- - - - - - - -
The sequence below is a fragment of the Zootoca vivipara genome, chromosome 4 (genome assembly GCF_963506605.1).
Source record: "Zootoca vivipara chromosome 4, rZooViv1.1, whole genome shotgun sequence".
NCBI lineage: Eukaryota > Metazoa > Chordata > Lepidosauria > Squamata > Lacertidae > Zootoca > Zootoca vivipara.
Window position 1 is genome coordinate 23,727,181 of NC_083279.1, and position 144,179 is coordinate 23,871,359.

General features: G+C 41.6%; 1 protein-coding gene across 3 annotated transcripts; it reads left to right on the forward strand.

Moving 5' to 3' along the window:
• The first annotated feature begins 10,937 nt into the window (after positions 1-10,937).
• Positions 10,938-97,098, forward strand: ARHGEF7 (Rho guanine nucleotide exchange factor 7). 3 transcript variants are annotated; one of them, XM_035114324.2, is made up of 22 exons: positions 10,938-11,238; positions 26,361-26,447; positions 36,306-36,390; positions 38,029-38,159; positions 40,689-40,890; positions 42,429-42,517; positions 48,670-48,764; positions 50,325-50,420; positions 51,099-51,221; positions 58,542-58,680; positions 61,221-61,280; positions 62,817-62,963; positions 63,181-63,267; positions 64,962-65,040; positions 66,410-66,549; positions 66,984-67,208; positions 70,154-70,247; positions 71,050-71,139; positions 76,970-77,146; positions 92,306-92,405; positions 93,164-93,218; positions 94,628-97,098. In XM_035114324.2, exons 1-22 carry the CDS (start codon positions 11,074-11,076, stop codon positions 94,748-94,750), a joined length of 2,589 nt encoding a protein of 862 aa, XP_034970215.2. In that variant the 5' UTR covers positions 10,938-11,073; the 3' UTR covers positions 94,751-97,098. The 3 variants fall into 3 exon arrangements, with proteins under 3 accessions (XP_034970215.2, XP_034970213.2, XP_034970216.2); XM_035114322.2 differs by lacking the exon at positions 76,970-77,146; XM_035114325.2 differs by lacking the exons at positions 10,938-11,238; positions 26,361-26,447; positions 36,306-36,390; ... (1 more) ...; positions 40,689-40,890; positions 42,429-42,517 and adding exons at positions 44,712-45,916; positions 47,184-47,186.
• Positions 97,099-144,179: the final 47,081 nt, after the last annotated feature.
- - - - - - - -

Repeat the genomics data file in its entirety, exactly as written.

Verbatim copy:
The sequence below is a fragment of the Zootoca vivipara genome, chromosome 4 (genome assembly GCF_963506605.1).
Source record: "Zootoca vivipara chromosome 4, rZooViv1.1, whole genome shotgun sequence".
NCBI lineage: Eukaryota > Metazoa > Chordata > Lepidosauria > Squamata > Lacertidae > Zootoca > Zootoca vivipara.
Window position 1 is genome coordinate 23,727,181 of NC_083279.1, and position 144,179 is coordinate 23,871,359.

General features: G+C 41.6%; 1 protein-coding gene across 3 annotated transcripts; it reads left to right on the forward strand.

Moving 5' to 3' along the window:
• The first annotated feature begins 10,937 nt into the window (after positions 1-10,937).
• Positions 10,938-97,098, forward strand: ARHGEF7 (Rho guanine nucleotide exchange factor 7). 3 transcript variants are annotated; one of them, XM_035114324.2, is made up of 22 exons: positions 10,938-11,238; positions 26,361-26,447; positions 36,306-36,390; positions 38,029-38,159; positions 40,689-40,890; positions 42,429-42,517; positions 48,670-48,764; positions 50,325-50,420; positions 51,099-51,221; positions 58,542-58,680; positions 61,221-61,280; positions 62,817-62,963; positions 63,181-63,267; positions 64,962-65,040; positions 66,410-66,549; positions 66,984-67,208; positions 70,154-70,247; positions 71,050-71,139; positions 76,970-77,146; positions 92,306-92,405; positions 93,164-93,218; positions 94,628-97,098. In XM_035114324.2, exons 1-22 carry the CDS (start codon positions 11,074-11,076, stop codon positions 94,748-94,750), a joined length of 2,589 nt encoding a protein of 862 aa, XP_034970215.2. In that variant the 5' UTR covers positions 10,938-11,073; the 3' UTR covers positions 94,751-97,098. The 3 variants fall into 3 exon arrangements, with proteins under 3 accessions (XP_034970215.2, XP_034970213.2, XP_034970216.2); XM_035114322.2 differs by lacking the exon at positions 76,970-77,146; XM_035114325.2 differs by lacking the exons at positions 10,938-11,238; positions 26,361-26,447; positions 36,306-36,390; ... (1 more) ...; positions 40,689-40,890; positions 42,429-42,517 and adding exons at positions 44,712-45,916; positions 47,184-47,186.
• Positions 97,099-144,179: the final 47,081 nt, after the last annotated feature.